Democracy in Latin America: Analysis and Policy Implications
At this point in time, the diversity of experiences with democratization in Latin America is too great to permit broad-brush generalizations. We all celebrate the hemisphere-wide discrediting of military coups as a path to power; the armed forces’ removal of an elected president in Honduras in 2009 was an exception, although power was quickly ceded to civilians. Ideological conflicts have eased as center-left and center-right regimes converged on the need for a strong state to enhance social welfare while facilitating the dynamism of a market economy. Since the early 2000s the hemisphere has witnessed historic reductions in poverty and some reductions in inequality, the growth of the middle class, and the engagement of vibrant civil societies in articulating and solving national problems. Indeed, representative democracy appeared to thrive most fully in some of the countries that had experienced the devastation of democratic breakdown in the 1960s and 1970s.
Yet there are plenty of reasons to be discouraged in today’s circumstances. The profound deficits of representation and consequent collapse of party systems in Venezuela, Ecuador and Bolivia have given rise to new forms of populism that explicitly reject liberal, representative democracy in favor of direct and vertical linkages between the leader and “el pueblo,” Polarization and the gutting of checks and balances on executive power characterize politics in these countries. In some countries, electoral democracy survives amidst new threats—the unprecedented increase in rates of crime and violence abetted but not entirely caused by organized crime. Rampant citizen insecurity in turn undermines support for democratic systems and expands support for hard-line, mano dura approaches in which the armed forces play a leading role.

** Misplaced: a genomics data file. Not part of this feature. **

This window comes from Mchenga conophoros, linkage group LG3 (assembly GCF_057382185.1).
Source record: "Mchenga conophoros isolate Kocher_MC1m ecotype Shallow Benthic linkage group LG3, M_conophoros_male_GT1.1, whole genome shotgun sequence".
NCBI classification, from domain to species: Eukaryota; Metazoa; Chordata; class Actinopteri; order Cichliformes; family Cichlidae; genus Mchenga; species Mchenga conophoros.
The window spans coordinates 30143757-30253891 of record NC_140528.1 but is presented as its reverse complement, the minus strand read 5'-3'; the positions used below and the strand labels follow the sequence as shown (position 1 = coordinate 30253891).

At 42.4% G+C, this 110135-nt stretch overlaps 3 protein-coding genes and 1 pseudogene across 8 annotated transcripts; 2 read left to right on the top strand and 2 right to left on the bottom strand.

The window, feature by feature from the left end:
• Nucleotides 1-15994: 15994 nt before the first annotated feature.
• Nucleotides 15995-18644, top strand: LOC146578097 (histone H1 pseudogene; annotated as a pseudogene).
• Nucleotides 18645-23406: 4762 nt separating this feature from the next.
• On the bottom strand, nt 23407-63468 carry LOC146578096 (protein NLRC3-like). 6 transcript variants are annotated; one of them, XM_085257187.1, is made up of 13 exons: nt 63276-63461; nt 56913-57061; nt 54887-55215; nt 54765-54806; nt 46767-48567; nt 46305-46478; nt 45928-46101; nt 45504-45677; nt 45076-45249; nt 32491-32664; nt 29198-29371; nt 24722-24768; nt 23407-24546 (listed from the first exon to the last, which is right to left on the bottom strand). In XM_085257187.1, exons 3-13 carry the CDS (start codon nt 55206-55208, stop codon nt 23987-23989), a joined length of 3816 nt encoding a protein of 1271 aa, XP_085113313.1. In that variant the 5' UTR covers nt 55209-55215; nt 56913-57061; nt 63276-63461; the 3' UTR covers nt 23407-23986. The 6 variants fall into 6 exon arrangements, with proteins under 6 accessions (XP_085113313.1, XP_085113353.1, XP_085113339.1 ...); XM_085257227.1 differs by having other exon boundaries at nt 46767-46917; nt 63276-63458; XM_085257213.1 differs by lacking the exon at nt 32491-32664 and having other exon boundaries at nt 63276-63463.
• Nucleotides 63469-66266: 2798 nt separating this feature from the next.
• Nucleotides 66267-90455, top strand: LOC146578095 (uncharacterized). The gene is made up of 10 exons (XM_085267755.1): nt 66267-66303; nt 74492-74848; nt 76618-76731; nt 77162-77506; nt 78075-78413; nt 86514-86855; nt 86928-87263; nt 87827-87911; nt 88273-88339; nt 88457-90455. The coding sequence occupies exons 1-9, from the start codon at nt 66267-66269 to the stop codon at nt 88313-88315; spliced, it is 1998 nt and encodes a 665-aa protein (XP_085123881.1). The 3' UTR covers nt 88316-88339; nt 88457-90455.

Scott Mainwaring presents a new and counterintuitive analysis of why democracies have emerged and then subsequently broken down or stabilized in Latin America—including a discussion of the role of international influences and actors on democracy in the region. He analyzes the recent trajectory of democracy in Latin America, what it portends for the proximate future, and what policy implications derive from his analysis. Prolific authors and leading scholars of democratic governance Frances Hagopian and Steven Levitsky provide their perspectives on democracy in Latin America and comment on the central questions posed by Mainwaring’s research.
Featuring renowned democratization experts—
- Scott Mainwaring, University of Notre Dame
- Frances Hagopian, Harvard University
- Steven Levitsky, Harvard University
Cynthia Arnson of the Woodrow Wilson Center introduces and moderates the panel, and Paolo Carozza of the Kellogg Institute offers closing remarks.